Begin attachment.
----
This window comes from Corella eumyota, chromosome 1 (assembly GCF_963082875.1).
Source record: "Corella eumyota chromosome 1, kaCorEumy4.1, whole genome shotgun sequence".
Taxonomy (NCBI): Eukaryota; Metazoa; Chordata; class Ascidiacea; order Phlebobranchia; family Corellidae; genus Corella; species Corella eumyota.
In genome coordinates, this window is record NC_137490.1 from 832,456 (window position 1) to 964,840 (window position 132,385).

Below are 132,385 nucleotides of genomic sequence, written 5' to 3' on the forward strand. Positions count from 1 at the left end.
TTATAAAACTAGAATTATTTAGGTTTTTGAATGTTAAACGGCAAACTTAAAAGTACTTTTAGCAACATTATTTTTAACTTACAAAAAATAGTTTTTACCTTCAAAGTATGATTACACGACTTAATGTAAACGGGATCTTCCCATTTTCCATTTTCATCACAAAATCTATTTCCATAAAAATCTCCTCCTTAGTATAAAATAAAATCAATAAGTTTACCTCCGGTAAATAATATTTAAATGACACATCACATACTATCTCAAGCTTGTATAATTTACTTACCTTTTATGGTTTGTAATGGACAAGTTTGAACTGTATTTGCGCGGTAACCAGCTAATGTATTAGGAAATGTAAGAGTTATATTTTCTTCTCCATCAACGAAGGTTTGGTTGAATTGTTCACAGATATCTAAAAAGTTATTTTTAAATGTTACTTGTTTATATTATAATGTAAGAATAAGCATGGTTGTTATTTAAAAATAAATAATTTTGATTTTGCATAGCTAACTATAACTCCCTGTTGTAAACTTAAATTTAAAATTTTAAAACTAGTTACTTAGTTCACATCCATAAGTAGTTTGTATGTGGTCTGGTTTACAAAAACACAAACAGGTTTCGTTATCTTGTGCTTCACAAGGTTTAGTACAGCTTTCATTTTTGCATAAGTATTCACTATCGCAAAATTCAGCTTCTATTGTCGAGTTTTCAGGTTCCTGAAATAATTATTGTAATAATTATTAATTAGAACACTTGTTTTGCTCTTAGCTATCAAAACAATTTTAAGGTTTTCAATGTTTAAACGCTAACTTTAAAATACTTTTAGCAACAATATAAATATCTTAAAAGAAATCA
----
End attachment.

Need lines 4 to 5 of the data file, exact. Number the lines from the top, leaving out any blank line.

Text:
In genome coordinates, this window is record NC_137490.1 from 832,456 (window position 1) to 964,840 (window position 132,385).

Below are 132,385 nucleotides of genomic sequence, written 5' to 3' on the forward strand. Positions count from 1 at the left end.